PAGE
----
> defenders. The Lyra2 team got the PRK derivation right, and is a
> "Strongly secure" algorithm, in that it hashes all the inputs and
> their lengths, eliminating the input collisions I see in several
> other entries.

To be honest, that is because you did not see v0... We spent too much time trying to get the TMTO right and forgot about trivial collisions in that version (it was just hashing pad(pwd || salt)). Dmitry Khovratovich (Thank you!!!) got that right for us in a private email. 

> Not only is the custom sponge cool, but the Lyra2 team is one of the
> few that bothered to do substantial SSE optimization up-front. When
> designing TwoCats, I found that separating the design of the inner
> hashing loop from SSE optimization was nearly impossible. You just
> can't separate design and optimization. The Lyra2 team did design
> and optimization at the same time, enabling them to achieve very
> high speeds, which is something many of the other entries will not
> be able to duplicate now that the design phase is mostly over.

I believe that most of the optimization came from allowing different parameters to be set. The more configurable you make your design, the easier to take advantage of its flexibility with hardware features, either current of future. 

> There are also things I didn't like about Lyra2, and places where I
> think Lyra2 needs improvement or fixing.

> First, Lyra2 uses a modified version of Blake2b that only uses
> ROUND(0) (I think - it may be a Lyra2-modified round). For the main
> memory hashing, that's fine. Someone should check that it is mixing
> well enough with just ROUND(0) - probably me! So long as an attacker
> has to do the same computations, I don't care if the data written to
> memory is cryptographically indistinguishable from random data. If
> it is, I believe you're spending far too much CPU time hashing data
> instead of filling memory. However, as Alexander put it, there's no
> excuse for doing a billion-long chain of non-cryptographically
> secure hashes. I would like Lyra2 better if it called a full Blake2b
> round now and then to scramble the sponge state.

The funny part is: it kind of does :-) 

The fact that each row has >=12 columns ensures that a full hash is performed for scrambling the internal state (at least the capacity part, which is in the foundation of any sponge's security). The "kind of" is due to the fact that we also read blocks and XOR them into the state, but that is basically the same thing as adding constants to the hashing process, which was one of the operations in Blake itself, but suppressed in Blake2 for better speed (they decided to rely on the IV only). Actually, they are arguably better than constants from a cryptanalysis point of view, since they change with each password, are expected to be random-like (making it hard to explore weak values, for example) and are not controlled/known by the attacker until the algorithm is run (and, by that time, cryptanalysis would be rather useless for password cracking...).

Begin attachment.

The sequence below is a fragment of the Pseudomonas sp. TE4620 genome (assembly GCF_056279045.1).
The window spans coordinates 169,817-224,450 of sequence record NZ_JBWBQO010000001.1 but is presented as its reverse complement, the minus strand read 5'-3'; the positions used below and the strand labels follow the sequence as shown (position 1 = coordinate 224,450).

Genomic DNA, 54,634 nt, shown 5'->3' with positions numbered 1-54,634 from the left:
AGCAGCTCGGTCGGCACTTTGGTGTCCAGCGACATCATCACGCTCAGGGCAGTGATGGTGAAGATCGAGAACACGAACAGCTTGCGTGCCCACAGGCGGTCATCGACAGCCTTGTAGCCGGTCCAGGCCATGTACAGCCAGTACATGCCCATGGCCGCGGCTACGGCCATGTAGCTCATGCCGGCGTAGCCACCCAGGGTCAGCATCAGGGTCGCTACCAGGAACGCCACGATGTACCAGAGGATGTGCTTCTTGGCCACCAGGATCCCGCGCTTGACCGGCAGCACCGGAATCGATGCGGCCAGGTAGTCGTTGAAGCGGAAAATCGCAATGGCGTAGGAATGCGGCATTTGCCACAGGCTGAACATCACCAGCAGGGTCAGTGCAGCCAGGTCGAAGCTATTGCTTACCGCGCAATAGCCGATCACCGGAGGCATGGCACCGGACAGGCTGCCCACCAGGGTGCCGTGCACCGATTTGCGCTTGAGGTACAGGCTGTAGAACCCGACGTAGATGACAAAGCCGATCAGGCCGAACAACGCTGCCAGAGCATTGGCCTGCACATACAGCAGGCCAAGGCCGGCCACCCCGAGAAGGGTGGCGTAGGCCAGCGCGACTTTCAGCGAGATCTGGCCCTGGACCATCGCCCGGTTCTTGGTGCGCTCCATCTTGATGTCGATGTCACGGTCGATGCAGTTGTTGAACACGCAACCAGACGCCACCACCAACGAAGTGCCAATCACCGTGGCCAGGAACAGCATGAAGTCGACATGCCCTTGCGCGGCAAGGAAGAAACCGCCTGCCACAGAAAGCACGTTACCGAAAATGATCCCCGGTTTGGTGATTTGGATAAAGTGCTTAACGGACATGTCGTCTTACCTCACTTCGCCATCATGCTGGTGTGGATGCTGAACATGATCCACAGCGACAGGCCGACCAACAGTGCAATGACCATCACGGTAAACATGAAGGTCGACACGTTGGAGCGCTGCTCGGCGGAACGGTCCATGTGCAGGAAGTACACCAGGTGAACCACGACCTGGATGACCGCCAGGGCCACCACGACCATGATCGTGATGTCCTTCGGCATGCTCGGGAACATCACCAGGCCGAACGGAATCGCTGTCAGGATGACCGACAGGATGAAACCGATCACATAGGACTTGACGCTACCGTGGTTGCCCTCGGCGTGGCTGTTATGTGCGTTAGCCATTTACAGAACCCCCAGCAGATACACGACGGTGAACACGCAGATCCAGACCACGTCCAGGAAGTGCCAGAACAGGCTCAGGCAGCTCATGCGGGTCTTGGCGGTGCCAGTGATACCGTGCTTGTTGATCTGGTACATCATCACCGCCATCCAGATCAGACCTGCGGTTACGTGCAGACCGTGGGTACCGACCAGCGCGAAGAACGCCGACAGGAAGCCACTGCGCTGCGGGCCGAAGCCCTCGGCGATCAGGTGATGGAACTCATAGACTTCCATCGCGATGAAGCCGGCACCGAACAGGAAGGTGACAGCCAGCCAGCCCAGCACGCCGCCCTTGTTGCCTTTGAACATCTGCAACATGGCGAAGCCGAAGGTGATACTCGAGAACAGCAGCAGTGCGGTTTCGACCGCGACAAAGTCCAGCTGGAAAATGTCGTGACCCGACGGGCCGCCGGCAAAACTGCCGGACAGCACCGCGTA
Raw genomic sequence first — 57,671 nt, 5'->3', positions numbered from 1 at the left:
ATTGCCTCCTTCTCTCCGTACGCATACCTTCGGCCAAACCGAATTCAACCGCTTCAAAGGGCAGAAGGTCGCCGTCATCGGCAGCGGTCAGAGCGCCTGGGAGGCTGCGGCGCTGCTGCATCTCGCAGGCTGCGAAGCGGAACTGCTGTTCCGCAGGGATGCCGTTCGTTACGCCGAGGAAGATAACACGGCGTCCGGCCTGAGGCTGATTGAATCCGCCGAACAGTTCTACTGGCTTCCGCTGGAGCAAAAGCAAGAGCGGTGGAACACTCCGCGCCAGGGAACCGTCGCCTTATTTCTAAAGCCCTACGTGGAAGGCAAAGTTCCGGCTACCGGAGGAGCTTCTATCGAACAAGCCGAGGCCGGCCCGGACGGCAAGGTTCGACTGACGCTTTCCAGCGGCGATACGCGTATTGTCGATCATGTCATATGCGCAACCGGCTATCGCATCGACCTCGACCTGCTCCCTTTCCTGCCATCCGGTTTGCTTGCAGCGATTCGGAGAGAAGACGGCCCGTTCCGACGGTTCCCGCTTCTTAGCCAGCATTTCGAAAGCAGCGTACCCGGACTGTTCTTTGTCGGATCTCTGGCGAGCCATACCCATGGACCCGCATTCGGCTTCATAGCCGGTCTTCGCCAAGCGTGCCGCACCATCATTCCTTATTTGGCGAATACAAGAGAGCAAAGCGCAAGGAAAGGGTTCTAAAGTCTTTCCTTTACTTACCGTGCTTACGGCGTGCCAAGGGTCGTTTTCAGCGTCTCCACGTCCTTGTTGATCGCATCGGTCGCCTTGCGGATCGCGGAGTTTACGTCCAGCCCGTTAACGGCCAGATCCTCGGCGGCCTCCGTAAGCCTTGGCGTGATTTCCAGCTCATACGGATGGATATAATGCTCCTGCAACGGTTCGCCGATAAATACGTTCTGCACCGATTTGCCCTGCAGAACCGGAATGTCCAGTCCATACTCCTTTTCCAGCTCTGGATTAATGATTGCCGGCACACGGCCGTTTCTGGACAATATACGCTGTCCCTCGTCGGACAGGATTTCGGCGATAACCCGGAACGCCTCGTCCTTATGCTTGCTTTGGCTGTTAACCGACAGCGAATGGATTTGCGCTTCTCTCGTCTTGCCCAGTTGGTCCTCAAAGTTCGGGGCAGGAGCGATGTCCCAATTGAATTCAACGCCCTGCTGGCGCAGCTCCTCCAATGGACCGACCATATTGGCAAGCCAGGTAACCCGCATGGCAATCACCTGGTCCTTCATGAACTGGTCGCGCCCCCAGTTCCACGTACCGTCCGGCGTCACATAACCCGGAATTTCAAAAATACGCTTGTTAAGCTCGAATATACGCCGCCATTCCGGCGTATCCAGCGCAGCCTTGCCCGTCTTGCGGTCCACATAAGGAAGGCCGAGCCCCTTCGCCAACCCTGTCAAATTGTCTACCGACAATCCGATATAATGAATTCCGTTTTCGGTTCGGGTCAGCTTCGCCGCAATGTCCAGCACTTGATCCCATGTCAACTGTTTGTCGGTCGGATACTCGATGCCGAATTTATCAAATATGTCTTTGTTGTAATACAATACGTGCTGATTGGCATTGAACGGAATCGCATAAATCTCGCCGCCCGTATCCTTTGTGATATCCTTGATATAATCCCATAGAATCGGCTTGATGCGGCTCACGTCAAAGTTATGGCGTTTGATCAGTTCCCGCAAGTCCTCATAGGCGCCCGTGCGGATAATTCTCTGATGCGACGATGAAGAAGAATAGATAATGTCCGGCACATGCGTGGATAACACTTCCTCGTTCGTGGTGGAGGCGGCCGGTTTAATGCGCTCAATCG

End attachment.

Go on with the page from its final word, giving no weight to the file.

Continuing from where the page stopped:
> In between 6KiB blocks seems like a good place to me. That would give
> me a warm fuzzy feeling about it's security without slowing it
> significantly.

> Lyra2 lacks compute-time hardening and Bcrypt-like GPU defense.
> Blake2b computations can be sped up a great deal in ASIC attacks,
> even if it's better than Keccak. External DRAM memory bandwidth is
> likely only the speed limiting factor, so I recommend Lyra2 be used
> with > 30MiB of memory or more. This works reasonably well against
> ASIC/GPU attacks limited by bandwidth, where maybe attackers have a
> 10X-ish advantage in bandwidth/dollar. That's pretty good defense,
> IMO. However, government-scale attackers may integrate Lyra2 cores
> directly on advanced high capacity DRAM die, greatly reducing the
> bandwidth bottleneck. Also, the 6KiB block size is read
> sequentially, enabling very high speeds on-chip from the densest
> available RAM. Lyra2 has a compile-time option to reduce the block
> size, which can be used to compile a version of Lyra2 more well
> suited for low-memory cache-bound hashing. I would prefer to see
> that as a runtime option.

That can be easily done. In the reference implementation, we did not allow most of the run-time parameterization envisioned in a "real implementation" (1)due to the restrictions of the PHS interface and (2) aiming to take advantage of the compil er's optimization. 

> Also, Lyra2's second loop lacks the small random reads similar to
> what Bcrypt does. This apparently can be used to harden against GPU
> attacks at smaller memory sizes. To me, small memory hashing that
> fits in cache seems rather pathetic for a memory-hard algorithm, so
> requiring Lyra2 to bust into DRAM to get decent GPU defense is fine
> by me.

That is one of the envisioned tweaks mentioned in another e-mail (the \chi parameter, described in section 6.2) . We did not include it in the submission because (1) we did not have time to test its usefulness and (2) this would again be fixed at compilation time due to the reduced number of parameters defined by the PHS interface. But this is certainly in our TODO list!